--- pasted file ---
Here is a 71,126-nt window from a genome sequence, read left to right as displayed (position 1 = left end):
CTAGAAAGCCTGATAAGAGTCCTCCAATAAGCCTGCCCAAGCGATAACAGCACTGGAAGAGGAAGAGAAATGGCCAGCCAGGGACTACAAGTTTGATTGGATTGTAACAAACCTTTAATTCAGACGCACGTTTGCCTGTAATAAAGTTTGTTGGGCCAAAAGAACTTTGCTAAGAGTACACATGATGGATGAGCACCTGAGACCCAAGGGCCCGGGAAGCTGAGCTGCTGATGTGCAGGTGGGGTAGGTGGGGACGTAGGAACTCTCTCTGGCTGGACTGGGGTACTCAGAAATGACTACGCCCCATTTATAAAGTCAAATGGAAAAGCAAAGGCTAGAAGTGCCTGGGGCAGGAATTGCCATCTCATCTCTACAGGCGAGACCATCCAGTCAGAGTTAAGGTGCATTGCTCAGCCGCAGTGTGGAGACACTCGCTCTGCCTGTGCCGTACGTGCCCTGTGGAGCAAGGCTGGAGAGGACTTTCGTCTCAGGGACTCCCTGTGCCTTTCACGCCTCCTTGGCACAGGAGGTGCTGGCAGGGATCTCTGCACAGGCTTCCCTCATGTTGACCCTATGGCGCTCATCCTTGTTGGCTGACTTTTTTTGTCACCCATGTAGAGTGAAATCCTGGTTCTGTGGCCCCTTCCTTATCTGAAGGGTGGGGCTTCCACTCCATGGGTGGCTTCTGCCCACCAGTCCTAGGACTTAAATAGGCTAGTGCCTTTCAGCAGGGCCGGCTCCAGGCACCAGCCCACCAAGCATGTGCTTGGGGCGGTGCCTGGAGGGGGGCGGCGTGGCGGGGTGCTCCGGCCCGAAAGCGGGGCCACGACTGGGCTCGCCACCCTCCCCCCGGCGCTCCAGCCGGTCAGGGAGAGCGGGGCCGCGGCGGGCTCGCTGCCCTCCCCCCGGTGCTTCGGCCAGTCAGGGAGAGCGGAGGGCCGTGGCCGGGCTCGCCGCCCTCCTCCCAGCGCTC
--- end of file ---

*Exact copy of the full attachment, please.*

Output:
Here is a 71,126-nt window from a genome sequence, read left to right as displayed (position 1 = left end):
CTAGAAAGCCTGATAAGAGTCCTCCAATAAGCCTGCCCAAGCGATAACAGCACTGGAAGAGGAAGAGAAATGGCCAGCCAGGGACTACAAGTTTGATTGGATTGTAACAAACCTTTAATTCAGACGCACGTTTGCCTGTAATAAAGTTTGTTGGGCCAAAAGAACTTTGCTAAGAGTACACATGATGGATGAGCACCTGAGACCCAAGGGCCCGGGAAGCTGAGCTGCTGATGTGCAGGTGGGGTAGGTGGGGACGTAGGAACTCTCTCTGGCTGGACTGGGGTACTCAGAAATGACTACGCCCCATTTATAAAGTCAAATGGAAAAGCAAAGGCTAGAAGTGCCTGGGGCAGGAATTGCCATCTCATCTCTACAGGCGAGACCATCCAGTCAGAGTTAAGGTGCATTGCTCAGCCGCAGTGTGGAGACACTCGCTCTGCCTGTGCCGTACGTGCCCTGTGGAGCAAGGCTGGAGAGGACTTTCGTCTCAGGGACTCCCTGTGCCTTTCACGCCTCCTTGGCACAGGAGGTGCTGGCAGGGATCTCTGCACAGGCTTCCCTCATGTTGACCCTATGGCGCTCATCCTTGTTGGCTGACTTTTTTTGTCACCCATGTAGAGTGAAATCCTGGTTCTGTGGCCCCTTCCTTATCTGAAGGGTGGGGCTTCCACTCCATGGGTGGCTTCTGCCCACCAGTCCTAGGACTTAAATAGGCTAGTGCCTTTCAGCAGGGCCGGCTCCAGGCACCAGCCCACCAAGCATGTGCTTGGGGCGGTGCCTGGAGGGGGGCGGCGTGGCGGGGTGCTCCGGCCCGAAAGCGGGGCCACGACTGGGCTCGCCACCCTCCCCCCGGCGCTCCAGCCGGTCAGGGAGAGCGGGGCCGCGGCGGGCTCGCTGCCCTCCCCCCGGTGCTTCGGCCAGTCAGGGAGAGCGGAGGGCCGTGGCCGGGCTCGCCGCCCTCCTCCCAGCGCTC